Aquatic Turtles Red-Eared Slider: Trachemys scripta elegans Yellow-Bellied Slider: Trachemys scripta scripta Aquatic turtles are a popular choice for many reptile owners because they are cute and entertaining. Because they live such long lives, however, it is important to realize what kind of commitment you are making before buying a turtle. Knowing how to provide the proper care is essential to giving your turtle a happy, healthy life. Below are some general care guidelines, although it is always important to thoroughly research the specific turtle species you’re interested in keeping.
Basic Info Age: The average age is 15-25 years, but with proper care they may live much longer Length: Up to 12 inches (females are typically larger than males) Weight: Up to 3 lbs. Sexual maturity: 3-5 years (males), 5-10 (females) Gestation: 60 days, 2-20 eggs Incubation: 55-75 days
Behavior If you are home during the day, an aquatic turtle may be the right choice for you, since that is when they are most active. They will forage for food in the water, swim around, and head above water to bask.
We generally caution against trying to bring in turtles found in the wild. They do not adapt as well to captivity as farm-raised turtles. Additionally, it is important to buy a turtle from a reputable vendor or pet store. Roadside vendors sell baby turtles that lack proper warmth and nutrition. They may be doomed from the start, even if you do everything right as its owner. If you have bought a pet from a roadside vendor, it is important to have your turtle checked out by a vet.
Diet Aquatic turtles are omnivores, gradually eating a more plant-based diet as they get older. Vitamin A and calcium deficiency is common if they do not eat a balanced diet. Their diet should be a mix of:
Aquatic turtle pellets – recommended brands are Mazuri, ReptoMin and ZooMed
Protein sources like small, whole fish, insects, worms, dried krill
Leafy green vegetables, such as collard greens, mustard greens, and dandelion greens or other aquatic plants
Environment & Caging Aquatic turtles require a lot of space. Even when it is a baby, it is important that its environment is large enough for it to grow into. Its environment should also be as close to what it would be like in the wild as possible. That means it has plenty of room to swim and enjoy time out of the water to bask in the sunlight (or artificial light if kept indoors). Your turtle’s environment should:
Be wide, long, and deep enough for swimming and diving
Have a water temperature of 75-80ºF
Contain a log, ledge, or some other area of dry land for basking and drying off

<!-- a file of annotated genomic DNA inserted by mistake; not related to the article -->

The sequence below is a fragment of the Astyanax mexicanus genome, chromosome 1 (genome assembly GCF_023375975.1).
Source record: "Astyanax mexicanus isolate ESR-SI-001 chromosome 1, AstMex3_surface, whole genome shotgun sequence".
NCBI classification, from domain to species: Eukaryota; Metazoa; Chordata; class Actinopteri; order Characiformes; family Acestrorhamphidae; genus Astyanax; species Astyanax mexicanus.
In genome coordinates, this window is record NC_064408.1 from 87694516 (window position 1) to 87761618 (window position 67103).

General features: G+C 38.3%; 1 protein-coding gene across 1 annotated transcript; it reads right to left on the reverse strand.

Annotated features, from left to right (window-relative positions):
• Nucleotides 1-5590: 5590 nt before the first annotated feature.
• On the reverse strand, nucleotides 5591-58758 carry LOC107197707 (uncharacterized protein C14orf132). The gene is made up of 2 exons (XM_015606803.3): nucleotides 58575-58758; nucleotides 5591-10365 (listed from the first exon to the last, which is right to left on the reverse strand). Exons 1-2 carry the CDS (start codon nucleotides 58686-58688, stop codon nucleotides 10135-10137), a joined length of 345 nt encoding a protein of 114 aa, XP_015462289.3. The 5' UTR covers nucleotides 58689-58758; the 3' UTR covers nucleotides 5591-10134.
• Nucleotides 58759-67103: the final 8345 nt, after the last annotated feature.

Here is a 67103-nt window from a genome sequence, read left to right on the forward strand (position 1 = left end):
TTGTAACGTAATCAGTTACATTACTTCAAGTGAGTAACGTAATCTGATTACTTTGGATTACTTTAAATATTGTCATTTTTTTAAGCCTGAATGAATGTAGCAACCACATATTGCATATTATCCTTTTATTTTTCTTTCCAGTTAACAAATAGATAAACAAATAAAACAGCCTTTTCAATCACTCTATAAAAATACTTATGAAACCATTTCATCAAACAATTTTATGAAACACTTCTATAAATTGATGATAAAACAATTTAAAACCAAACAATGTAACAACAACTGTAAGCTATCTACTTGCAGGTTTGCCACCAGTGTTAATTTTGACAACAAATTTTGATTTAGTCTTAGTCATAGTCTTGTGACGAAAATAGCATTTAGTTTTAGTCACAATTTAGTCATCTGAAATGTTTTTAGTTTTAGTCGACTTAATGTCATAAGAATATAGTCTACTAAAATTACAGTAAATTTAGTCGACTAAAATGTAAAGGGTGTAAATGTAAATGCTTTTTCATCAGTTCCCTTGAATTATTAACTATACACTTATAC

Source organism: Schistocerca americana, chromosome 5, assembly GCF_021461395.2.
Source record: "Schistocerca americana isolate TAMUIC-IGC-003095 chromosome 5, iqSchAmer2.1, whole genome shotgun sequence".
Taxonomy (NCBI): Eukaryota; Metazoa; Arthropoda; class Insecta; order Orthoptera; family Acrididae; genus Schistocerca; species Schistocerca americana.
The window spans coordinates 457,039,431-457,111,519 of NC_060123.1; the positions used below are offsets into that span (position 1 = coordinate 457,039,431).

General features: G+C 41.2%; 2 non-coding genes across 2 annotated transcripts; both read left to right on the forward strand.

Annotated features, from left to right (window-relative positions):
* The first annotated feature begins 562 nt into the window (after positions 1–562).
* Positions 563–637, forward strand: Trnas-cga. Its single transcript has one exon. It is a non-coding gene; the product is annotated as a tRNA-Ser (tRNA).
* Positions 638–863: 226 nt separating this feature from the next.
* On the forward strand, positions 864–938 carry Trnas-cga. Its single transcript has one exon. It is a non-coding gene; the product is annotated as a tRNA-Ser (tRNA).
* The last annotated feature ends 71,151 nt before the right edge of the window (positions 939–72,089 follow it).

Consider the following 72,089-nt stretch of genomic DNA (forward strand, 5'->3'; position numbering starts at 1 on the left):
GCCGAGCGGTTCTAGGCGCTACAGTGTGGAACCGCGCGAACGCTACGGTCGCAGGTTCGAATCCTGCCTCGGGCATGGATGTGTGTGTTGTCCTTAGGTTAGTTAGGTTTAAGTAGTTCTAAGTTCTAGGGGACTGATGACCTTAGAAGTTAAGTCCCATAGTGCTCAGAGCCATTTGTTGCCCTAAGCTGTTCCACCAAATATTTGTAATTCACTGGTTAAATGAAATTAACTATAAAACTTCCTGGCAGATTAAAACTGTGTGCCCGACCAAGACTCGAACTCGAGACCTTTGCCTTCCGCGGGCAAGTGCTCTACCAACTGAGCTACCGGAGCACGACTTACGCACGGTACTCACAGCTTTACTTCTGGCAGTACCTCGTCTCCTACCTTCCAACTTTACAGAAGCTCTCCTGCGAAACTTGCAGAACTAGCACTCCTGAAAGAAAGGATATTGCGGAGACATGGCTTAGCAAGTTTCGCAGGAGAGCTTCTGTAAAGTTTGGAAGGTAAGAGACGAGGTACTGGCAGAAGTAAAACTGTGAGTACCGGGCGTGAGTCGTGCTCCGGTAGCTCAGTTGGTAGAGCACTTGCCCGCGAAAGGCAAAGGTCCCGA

Make sure the basking area is kept at a temperature of 85-90ºF. Also, provide a shaded area.
Provide plenty of UVB light for proper growth. If you are keeping your turtle indoors, you will need a UV light and a heat-emitting light to maintain a proper temperature in the basking area.
Have a water filtration system and test the water to make sure parameters are normal. We recommend filters be double what is recommended for your tank size is (i.e. a 50 gallon tank would need a 100 gallon filter).
You should change your turtle’s water every 1-2 weeks or even more frequently to avoid health problems. Additionally, while many place gravel in the bottom of the tank, this can provide a choking or ingestion hazard. It is alright to have a bare-bottomed tank or use stones larger than the turtle’s head.
Veterinary Care & Preventive Care We recommend a physical examination every 6-12 months, where we can perform a fecal examination for parasites and order blood work if necessary.
Since many aquatic turtles suffer from poor husbandry at birth/before adoption, it is important to be on the lookout for health issues such as swollen eyes. This could indicate an infection or a vitamin A deficiency, which is a common affliction.
Another common problem is respiratory infection or pneumonia. Watch for symptoms such as:
Small mucus bubbles coming from the nose
Bubbles around the eyes
Floating oddly, such as tilting toward one side
Struggling to get to the surface (straining its neck and opening its mouth)
For either of the issues listed above, it is important to contact a vet quickly to discuss your options. Other common health problems can include soft shell, stunting, and shell or skin infection.